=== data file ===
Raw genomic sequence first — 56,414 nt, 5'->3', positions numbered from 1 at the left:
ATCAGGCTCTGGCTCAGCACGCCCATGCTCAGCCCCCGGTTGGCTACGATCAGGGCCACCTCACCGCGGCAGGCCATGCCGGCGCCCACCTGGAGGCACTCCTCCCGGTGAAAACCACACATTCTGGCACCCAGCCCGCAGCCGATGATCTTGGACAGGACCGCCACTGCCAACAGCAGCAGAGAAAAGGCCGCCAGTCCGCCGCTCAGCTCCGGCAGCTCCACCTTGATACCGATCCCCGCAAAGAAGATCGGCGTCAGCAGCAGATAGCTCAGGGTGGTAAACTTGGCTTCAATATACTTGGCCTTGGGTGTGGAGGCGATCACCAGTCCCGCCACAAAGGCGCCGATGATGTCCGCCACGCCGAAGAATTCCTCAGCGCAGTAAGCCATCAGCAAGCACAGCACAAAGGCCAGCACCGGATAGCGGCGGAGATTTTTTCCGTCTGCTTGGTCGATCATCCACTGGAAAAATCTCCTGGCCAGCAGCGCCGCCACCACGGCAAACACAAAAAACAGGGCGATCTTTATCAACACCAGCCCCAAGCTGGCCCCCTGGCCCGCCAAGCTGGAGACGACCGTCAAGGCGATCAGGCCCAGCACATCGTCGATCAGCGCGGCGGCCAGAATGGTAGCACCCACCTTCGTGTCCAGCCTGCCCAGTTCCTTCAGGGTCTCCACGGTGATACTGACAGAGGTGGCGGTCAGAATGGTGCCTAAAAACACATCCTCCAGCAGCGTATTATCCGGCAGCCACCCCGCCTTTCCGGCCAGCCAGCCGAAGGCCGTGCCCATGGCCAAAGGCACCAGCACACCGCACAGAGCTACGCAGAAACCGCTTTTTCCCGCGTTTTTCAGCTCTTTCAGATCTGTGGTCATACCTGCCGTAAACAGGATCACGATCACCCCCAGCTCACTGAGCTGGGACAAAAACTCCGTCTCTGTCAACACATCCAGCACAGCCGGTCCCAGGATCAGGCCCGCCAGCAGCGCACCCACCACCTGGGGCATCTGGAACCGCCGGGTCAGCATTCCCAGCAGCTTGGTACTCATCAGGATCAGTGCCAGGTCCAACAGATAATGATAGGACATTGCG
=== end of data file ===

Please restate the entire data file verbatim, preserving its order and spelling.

Raw genomic sequence first — 56,414 nt, 5'->3', positions numbered from 1 at the left:
ATCAGGCTCTGGCTCAGCACGCCCATGCTCAGCCCCCGGTTGGCTACGATCAGGGCCACCTCACCGCGGCAGGCCATGCCGGCGCCCACCTGGAGGCACTCCTCCCGGTGAAAACCACACATTCTGGCACCCAGCCCGCAGCCGATGATCTTGGACAGGACCGCCACTGCCAACAGCAGCAGAGAAAAGGCCGCCAGTCCGCCGCTCAGCTCCGGCAGCTCCACCTTGATACCGATCCCCGCAAAGAAGATCGGCGTCAGCAGCAGATAGCTCAGGGTGGTAAACTTGGCTTCAATATACTTGGCCTTGGGTGTGGAGGCGATCACCAGTCCCGCCACAAAGGCGCCGATGATGTCCGCCACGCCGAAGAATTCCTCAGCGCAGTAAGCCATCAGCAAGCACAGCACAAAGGCCAGCACCGGATAGCGGCGGAGATTTTTTCCGTCTGCTTGGTCGATCATCCACTGGAAAAATCTCCTGGCCAGCAGCGCCGCCACCACGGCAAACACAAAAAACAGGGCGATCTTTATCAACACCAGCCCCAAGCTGGCCCCCTGGCCCGCCAAGCTGGAGACGACCGTCAAGGCGATCAGGCCCAGCACATCGTCGATCAGCGCGGCGGCCAGAATGGTAGCACCCACCTTCGTGTCCAGCCTGCCCAGTTCCTTCAGGGTCTCCACGGTGATACTGACAGAGGTGGCGGTCAGAATGGTGCCTAAAAACACATCCTCCAGCAGCGTATTATCCGGCAGCCACCCCGCCTTTCCGGCCAGCCAGCCGAAGGCCGTGCCCATGGCCAAAGGCACCAGCACACCGCACAGAGCTACGCAGAAACCGCTTTTTCCCGCGTTTTTCAGCTCTTTCAGATCTGTGGTCATACCTGCCGTAAACAGGATCACGATCACCCCCAGCTCACTGAGCTGGGACAAAAACTCCGTCTCTGTCAACACATCCAGCACAGCCGGTCCCAGGATCAGGCCCGCCAGCAGCGCACCCACCACCTGGGGCATCTGGAACCGCCGGGTCAGCATTCCCAGCAGCTTGGTACTCATCAGGATCAGTGCCAGGTCCAACAGATAATGATAGGACATTGCG